Episode 7 – Of Solos and their Percentage in Metal

You can listen to the episode here!

Just as we did with the concept of ‘Epicity’ in Episode 1 of Nerdometrics, my cousin (and Heavy metal aficionado) Jon Palombi and I sat down this episode to arrive at the ‘soloin-est’ metal records of all time.

And much like with Epicity, the sheer volume of metal both Jon and I listened to throughout our lives allowed us to perform a lot of pre-selection here.  The goal was to get representative albums of groups known for their guitar virtuosity and chose the following:

Iron Maiden – Seventh Son of a Seventh Son
Slayer – Reign in Blood
Yngwie Malmsteen’s Rising Force – Marching Out
Helmet – Meantime
Megadeth – Rust in Peace
Metallica – Master of Puppets
Guns n Roses – Appetite for Destruction
Vinnie Vincent Invasion
Joe Satriani – Flying in a  Blue Dream
Steve Vai – Passion and Warfare

I like to think this is a good sample of what’s out there – although there are hundreds of other albums we could have chosen (other ‘Sunset Strip’ bands like Motley Crue or LA Guns instead of Guns n Roses, other thrash bands like Exodus, Overkill and Testament, other ‘guitar gods like Paul Gilbert who I refer to his as ‘Brad’ during the episode) these albums are pretty representative.  Plus, odds are every metal fan is familiar with these records, whether they loved them, listened to them or just ‘knew’ about them). I don’t think the results would vary that much if we substituted those lesser-known subgenre bands.

Now, an obvious note: even just looking at that list, you see some clear stratification there; Steve Vai and Joe Satriani make pure solo records that fit thematically more with jazz than metal (as pointed out by Jon in the audio).  So they’re going to be fighting it out in their own arena.  Omitting those from the list it sure sets up to be a two-horse race between Yngwie Malmsteen and Vinnie Vincent, well-know guitar noodlers. But questions still exist: how much more do they solo than everyone else? When you listen to a metal record that ‘feels right’ in terms of how much soloing there is, what percentage is that?  And are some preconceived notions about bands like Guns n Roses and Slayer true?

METHODOLOGY

I listened to all these songs with a stopwatch, noting length of the song and length of solos.  The percentages we used are for ‘guitar solo percentage for the entire album’, though there are some fun things we can do with the numbers on a song-by song basis (perhaps as an addendum to the episode).

THE FINDINGS

The results are below (pics of the numbers), so peruse them as you will!

You can listen to the episode here!

stats-solos-2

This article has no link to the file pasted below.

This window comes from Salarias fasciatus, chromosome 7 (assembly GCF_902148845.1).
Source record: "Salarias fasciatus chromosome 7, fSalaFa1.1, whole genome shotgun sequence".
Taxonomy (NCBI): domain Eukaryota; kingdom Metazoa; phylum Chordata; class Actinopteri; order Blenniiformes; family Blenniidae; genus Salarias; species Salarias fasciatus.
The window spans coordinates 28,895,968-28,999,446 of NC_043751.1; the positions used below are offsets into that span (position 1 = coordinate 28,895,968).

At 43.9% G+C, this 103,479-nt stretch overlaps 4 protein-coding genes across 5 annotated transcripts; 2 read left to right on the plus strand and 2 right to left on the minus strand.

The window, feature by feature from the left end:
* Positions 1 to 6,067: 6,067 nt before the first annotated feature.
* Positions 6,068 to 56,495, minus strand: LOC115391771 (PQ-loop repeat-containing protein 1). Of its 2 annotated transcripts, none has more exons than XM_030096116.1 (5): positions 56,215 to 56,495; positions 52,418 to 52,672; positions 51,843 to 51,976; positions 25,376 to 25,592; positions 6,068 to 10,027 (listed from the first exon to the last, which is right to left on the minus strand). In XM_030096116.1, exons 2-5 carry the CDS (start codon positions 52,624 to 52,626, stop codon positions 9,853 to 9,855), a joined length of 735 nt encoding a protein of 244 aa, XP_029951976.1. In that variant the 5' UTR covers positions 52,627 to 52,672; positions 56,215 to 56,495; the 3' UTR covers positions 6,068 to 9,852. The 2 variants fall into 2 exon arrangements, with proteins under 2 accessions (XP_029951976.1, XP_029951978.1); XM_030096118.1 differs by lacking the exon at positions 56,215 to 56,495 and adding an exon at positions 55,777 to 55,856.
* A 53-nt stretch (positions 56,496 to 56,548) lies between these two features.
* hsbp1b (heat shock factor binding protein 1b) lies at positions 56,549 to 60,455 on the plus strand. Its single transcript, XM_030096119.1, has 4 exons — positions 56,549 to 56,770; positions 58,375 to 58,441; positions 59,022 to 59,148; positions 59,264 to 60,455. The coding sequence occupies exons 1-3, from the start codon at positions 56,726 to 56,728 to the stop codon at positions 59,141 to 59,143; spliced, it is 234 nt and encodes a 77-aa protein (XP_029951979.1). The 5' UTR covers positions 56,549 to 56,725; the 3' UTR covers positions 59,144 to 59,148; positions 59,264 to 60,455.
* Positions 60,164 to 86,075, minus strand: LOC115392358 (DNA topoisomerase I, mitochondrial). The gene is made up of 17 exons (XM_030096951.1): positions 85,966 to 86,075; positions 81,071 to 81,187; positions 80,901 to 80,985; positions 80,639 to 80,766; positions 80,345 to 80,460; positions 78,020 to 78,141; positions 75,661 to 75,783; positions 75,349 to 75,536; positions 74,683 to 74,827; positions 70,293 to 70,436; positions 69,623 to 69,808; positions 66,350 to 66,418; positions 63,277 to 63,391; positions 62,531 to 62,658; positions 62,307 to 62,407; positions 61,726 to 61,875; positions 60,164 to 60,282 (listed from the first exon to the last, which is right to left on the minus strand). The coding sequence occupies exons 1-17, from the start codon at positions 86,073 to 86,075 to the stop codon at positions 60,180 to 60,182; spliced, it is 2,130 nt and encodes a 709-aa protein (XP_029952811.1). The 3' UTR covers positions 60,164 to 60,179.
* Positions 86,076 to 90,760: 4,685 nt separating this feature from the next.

stats-solos-3

stats-solos-4

And,

SPOILER ALERT FOR EPISODE CONTENTS –

here’s how the albums ended up.

N07 Solo Graphic

Jon and I discuss the majority of the findings on the podcast, so make sure to listen here!

I do want to mention a couple post-show notes – Guns n Roses charted high! I was surprised to see how high they ended up, considering I find ‘Appetite for Destruction’ somewhat tasteful in its soloing.  I’m intrigued enough to where I’d like to listen to a few more hair metal albums and see if generally those type of albums result in a higher percentage of solos on average than say thrash metal (my hunch is they would).

CORRECTIONS

1. Vinnie Vincent actually won!  It turns out my spreadsheet had an error at the time we recorded, and it turns out Jon and I’s desire to proclaim Vinnie Vincent was weel-founded and correct.

2. Oh, and as mentioned in the episode, ‘Master of Reality’ by Black Sabbath – a post-show addition to see how Tommy Iommi fared – ended up at 10.3 %. Only Helmet charts lower.

3. I wanted to address an omission many people might notice: DRAGONFORCE.  They were part of the initial design of the episode, but got cut in the early stages.  To quote Jon: “We made a conscious decision to leave them out, there wasn’t enough room for showboating.” Well, there is a little room here – I listened through the ‘Inhuman Rampage’ album and it registered at a whopping 32.4 % (barely shy of Yngwie Malmsteen). The only thing keeping it from being even higher? That keyboard/keytar solos don’t count, otherwise it would have gone even higher.

FINAL NOTES ON THE EPISODE: The portion of this episode with Jon was recorded immediately after Episode 1 (the most epic metal song ever), I recorded both during a visit to Philadelphia in June 2013.   I mention that because there are a fair amount of references to the “Epicity” episode since it was fresh in our minds, so if you haven’t listened to that you may want to check that out prior to this one.  Also, when we recorded I wasn’t able to complete my research for the episode and had not listened to Meantime (but it came in as I thought), Appetite for Destruction (which scored higher than I thought) and the rest of Seventh Son of a Seventh Son (which ended up jumping a few spots in the rankings based on the second half of the album). So keep that in mind when you listen!

Oh, and don’t forget to click these links below for some videos!

‘I’ll See the Light Tonight’ by Yngwie Malmsteen’s Rising Force

‘Boys are Gonna Rock’ (I don’t want to spoil it, but things start to get awesome at the 3:55 mark) by Vinnie Vincent Invasion